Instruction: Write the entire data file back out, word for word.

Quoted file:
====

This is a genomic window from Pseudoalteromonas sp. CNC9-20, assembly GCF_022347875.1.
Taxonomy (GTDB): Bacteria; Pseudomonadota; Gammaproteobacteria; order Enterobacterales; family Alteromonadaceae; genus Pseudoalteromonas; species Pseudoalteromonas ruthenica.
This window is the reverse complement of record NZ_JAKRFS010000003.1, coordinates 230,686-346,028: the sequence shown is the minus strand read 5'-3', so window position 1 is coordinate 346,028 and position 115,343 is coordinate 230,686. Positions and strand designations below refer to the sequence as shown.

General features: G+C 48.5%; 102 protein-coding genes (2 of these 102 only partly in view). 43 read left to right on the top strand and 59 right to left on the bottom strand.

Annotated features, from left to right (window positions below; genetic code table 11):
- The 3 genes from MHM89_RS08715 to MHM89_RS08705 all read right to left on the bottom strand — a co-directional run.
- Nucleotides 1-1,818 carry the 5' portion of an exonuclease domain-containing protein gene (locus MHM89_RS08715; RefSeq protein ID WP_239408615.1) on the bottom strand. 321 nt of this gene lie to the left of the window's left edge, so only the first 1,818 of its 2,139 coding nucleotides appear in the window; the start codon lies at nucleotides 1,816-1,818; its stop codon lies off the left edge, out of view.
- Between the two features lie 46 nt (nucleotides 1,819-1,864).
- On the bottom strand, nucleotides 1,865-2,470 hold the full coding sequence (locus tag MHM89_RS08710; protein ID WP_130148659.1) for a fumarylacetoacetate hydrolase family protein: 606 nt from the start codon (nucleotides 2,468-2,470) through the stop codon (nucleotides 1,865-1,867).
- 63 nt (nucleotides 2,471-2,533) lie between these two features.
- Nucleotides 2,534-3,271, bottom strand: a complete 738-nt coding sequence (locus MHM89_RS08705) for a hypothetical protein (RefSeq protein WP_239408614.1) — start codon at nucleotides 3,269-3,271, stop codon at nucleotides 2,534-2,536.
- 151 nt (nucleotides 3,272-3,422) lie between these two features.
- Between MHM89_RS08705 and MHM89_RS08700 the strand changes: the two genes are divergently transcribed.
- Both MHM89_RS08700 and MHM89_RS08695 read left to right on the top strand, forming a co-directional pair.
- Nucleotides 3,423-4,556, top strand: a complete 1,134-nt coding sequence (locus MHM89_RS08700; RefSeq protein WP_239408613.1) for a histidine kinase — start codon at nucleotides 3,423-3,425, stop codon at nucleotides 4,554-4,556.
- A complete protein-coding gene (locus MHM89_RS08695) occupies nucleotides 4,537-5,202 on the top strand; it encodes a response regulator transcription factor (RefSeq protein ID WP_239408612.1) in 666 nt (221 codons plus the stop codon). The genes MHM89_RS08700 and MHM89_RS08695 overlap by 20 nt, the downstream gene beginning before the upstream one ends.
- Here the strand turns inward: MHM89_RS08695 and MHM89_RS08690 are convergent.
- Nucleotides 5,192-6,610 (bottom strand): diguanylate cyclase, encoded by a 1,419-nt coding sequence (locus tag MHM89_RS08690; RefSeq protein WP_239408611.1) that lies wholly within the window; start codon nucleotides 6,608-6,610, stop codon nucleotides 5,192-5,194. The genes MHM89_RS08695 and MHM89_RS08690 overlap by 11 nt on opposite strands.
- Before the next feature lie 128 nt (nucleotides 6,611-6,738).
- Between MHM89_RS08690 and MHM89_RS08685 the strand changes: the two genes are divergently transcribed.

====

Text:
This is a genomic window from Pseudoalteromonas sp. CNC9-20, assembly GCF_022347875.1.
Taxonomy (GTDB): Bacteria; Pseudomonadota; Gammaproteobacteria; order Enterobacterales; family Alteromonadaceae; genus Pseudoalteromonas; species Pseudoalteromonas ruthenica.
This window is the reverse complement of record NZ_JAKRFS010000003.1, coordinates 230,686-346,028: the sequence shown is the minus strand read 5'-3', so window position 1 is coordinate 346,028 and position 115,343 is coordinate 230,686. Positions and strand designations below refer to the sequence as shown.

General features: G+C 48.5%; 102 protein-coding genes (2 of these 102 only partly in view). 43 read left to right on the top strand and 59 right to left on the bottom strand.

Annotated features, from left to right (window positions below; genetic code table 11):
- The 3 genes from MHM89_RS08715 to MHM89_RS08705 all read right to left on the bottom strand — a co-directional run.
- Nucleotides 1-1,818 carry the 5' portion of an exonuclease domain-containing protein gene (locus MHM89_RS08715; RefSeq protein ID WP_239408615.1) on the bottom strand. 321 nt of this gene lie to the left of the window's left edge, so only the first 1,818 of its 2,139 coding nucleotides appear in the window; the start codon lies at nucleotides 1,816-1,818; its stop codon lies off the left edge, out of view.
- Between the two features lie 46 nt (nucleotides 1,819-1,864).
- On the bottom strand, nucleotides 1,865-2,470 hold the full coding sequence (locus tag MHM89_RS08710; protein ID WP_130148659.1) for a fumarylacetoacetate hydrolase family protein: 606 nt from the start codon (nucleotides 2,468-2,470) through the stop codon (nucleotides 1,865-1,867).
- 63 nt (nucleotides 2,471-2,533) lie between these two features.
- Nucleotides 2,534-3,271, bottom strand: a complete 738-nt coding sequence (locus MHM89_RS08705) for a hypothetical protein (RefSeq protein WP_239408614.1) — start codon at nucleotides 3,269-3,271, stop codon at nucleotides 2,534-2,536.
- 151 nt (nucleotides 3,272-3,422) lie between these two features.
- Between MHM89_RS08705 and MHM89_RS08700 the strand changes: the two genes are divergently transcribed.
- Both MHM89_RS08700 and MHM89_RS08695 read left to right on the top strand, forming a co-directional pair.
- Nucleotides 3,423-4,556, top strand: a complete 1,134-nt coding sequence (locus MHM89_RS08700; RefSeq protein WP_239408613.1) for a histidine kinase — start codon at nucleotides 3,423-3,425, stop codon at nucleotides 4,554-4,556.
- A complete protein-coding gene (locus MHM89_RS08695) occupies nucleotides 4,537-5,202 on the top strand; it encodes a response regulator transcription factor (RefSeq protein ID WP_239408612.1) in 666 nt (221 codons plus the stop codon). The genes MHM89_RS08700 and MHM89_RS08695 overlap by 20 nt, the downstream gene beginning before the upstream one ends.
- Here the strand turns inward: MHM89_RS08695 and MHM89_RS08690 are convergent.
- Nucleotides 5,192-6,610 (bottom strand): diguanylate cyclase, encoded by a 1,419-nt coding sequence (locus tag MHM89_RS08690; RefSeq protein WP_239408611.1) that lies wholly within the window; start codon nucleotides 6,608-6,610, stop codon nucleotides 5,192-5,194. The genes MHM89_RS08695 and MHM89_RS08690 overlap by 11 nt on opposite strands.
- Before the next feature lie 128 nt (nucleotides 6,611-6,738).
- Between MHM89_RS08690 and MHM89_RS08685 the strand changes: the two genes are divergently transcribed.